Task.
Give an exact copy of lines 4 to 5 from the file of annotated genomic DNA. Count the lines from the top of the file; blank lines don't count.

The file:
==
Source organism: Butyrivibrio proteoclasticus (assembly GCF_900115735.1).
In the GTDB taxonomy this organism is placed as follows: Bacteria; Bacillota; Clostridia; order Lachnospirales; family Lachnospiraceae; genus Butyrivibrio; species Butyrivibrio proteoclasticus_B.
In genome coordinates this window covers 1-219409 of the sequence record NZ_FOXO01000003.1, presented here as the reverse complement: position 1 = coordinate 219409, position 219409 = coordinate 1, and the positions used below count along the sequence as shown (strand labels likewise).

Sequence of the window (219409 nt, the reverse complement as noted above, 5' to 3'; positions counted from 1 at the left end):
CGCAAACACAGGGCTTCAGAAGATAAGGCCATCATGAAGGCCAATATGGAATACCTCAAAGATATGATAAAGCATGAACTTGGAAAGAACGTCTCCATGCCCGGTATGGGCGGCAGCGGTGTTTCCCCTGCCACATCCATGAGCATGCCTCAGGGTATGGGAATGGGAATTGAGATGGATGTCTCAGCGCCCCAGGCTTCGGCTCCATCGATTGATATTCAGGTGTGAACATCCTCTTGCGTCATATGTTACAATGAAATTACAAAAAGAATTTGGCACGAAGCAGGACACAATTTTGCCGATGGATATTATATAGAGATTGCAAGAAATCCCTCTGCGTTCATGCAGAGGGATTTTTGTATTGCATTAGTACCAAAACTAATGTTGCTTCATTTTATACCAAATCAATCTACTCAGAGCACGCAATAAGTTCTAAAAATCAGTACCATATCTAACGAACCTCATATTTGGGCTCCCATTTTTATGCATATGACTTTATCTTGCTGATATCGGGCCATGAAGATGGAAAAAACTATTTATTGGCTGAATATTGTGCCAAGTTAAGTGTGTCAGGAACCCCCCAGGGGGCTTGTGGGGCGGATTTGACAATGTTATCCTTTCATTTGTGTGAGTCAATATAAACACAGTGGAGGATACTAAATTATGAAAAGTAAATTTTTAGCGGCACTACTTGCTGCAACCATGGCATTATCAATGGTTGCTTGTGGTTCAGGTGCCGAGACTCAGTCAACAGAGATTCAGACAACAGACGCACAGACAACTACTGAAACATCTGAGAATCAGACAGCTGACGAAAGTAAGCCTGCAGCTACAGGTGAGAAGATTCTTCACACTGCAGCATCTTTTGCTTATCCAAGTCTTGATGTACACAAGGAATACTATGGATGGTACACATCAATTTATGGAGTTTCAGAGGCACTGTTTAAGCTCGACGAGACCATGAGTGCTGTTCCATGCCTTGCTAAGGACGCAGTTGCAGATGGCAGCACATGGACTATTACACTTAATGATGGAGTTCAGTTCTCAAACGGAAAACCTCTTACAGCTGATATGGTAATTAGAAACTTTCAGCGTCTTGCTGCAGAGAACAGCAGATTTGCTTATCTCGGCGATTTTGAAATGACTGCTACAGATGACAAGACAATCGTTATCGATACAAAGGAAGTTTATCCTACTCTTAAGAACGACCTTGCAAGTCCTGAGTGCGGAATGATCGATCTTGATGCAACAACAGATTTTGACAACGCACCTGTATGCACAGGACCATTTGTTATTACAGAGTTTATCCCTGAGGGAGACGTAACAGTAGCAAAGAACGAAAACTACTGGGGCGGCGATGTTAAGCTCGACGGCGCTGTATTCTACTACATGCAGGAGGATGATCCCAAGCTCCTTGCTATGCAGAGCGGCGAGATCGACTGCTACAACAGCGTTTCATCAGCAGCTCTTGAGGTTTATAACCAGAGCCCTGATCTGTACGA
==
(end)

Sequence of the window (219409 nt, the reverse complement as noted above, 5' to 3'; positions counted from 1 at the left end):
CGCAAACACAGGGCTTCAGAAGATAAGGCCATCATGAAGGCCAATATGGAATACCTCAAAGATATGATAAAGCATGAACTTGGAAAGAACGTCTCCATGCCCGGTATGGGCGGCAGCGGTGTTTCCCCTGCCACATCCATGAGCATGCCTCAGGGTATGGGAATGGGAATTGAGATGGATGTCTCAGCGCCCCAGGCTTCGGCTCCATCGATTGATATTCAGGTGTGAACATCCTCTTGCGTCATATGTTACAATGAAATTACAAAAAGAATTTGGCACGAAGCAGGACACAATTTTGCCGATGGATATTATATAGAGATTGCAAGAAATCCCTCTGCGTTCATGCAGAGGGATTTTTGTATTGCATTAGTACCAAAACTAATGTTGCTTCATTTTATACCAAATCAATCTACTCAGAGCACGCAATAAGTTCTAAAAATCAGTACCATATCTAACGAACCTCATATTTGGGCTCCCATTTTTATGCATATGACTTTATCTTGCTGATATCGGGCCATGAAGATGGAAAAAACTATTTATTGGCTGAATATTGTGCCAAGTTAAGTGTGTCAGGAACCCCCCAGGGGGCTTGTGGGGCGGATTTGACAATGTTATCCTTTCATTTGTGTGAGTCAATATAAACACAGTGGAGGATACTAAATTATGAAAAGTAAATTTTTAGCGGCACTACTTGCTGCAACCATGGCATTATCAATGGTTGCTTGTGGTTCAGGTGCCGAGACTCAGTCAACAGAGATTCAGACAACAGACGCACAGACAACTACTGAAACATCTGAGAATCAGACAGCTGACGAAAGTAAGCCTGCAGCTACAGGTGAGAAGATTCTTCACACTGCAGCATCTTTTGCTTATCCAAGTCTTGATGTACACAAGGAATACTATGGATGGTACACATCAATTTATGGAGTTTCAGAGGCACTGTTTAAGCTCGACGAGACCATGAGTGCTGTTCCATGCCTTGCTAAGGACGCAGTTGCAGATGGCAGCACATGGACTATTACACTTAATGATGGAGTTCAGTTCTCAAACGGAAAACCTCTTACAGCTGATATGGTAATTAGAAACTTTCAGCGTCTTGCTGCAGAGAACAGCAGATTTGCTTATCTCGGCGATTTTGAAATGACTGCTACAGATGACAAGACAATCGTTATCGATACAAAGGAAGTTTATCCTACTCTTAAGAACGACCTTGCAAGTCCTGAGTGCGGAATGATCGATCTTGATGCAACAACAGATTTTGACAACGCACCTGTATGCACAGGACCATTTGTTATTACAGAGTTTATCCCTGAGGGAGACGTAACAGTAGCAAAGAACGAAAACTACTGGGGCGGCGATGTTAAGCTCGACGGCGCTGTATTCTACTACATGCAGGAGGATGATCCCAAGCTCCTTGCTATGCAGAGCGGCGAGATCGACTGCTACAACAGCGTTTCATCAGCAGCTCTTGAGGTTTATAACCAGAGCCCTGATCTGTACGA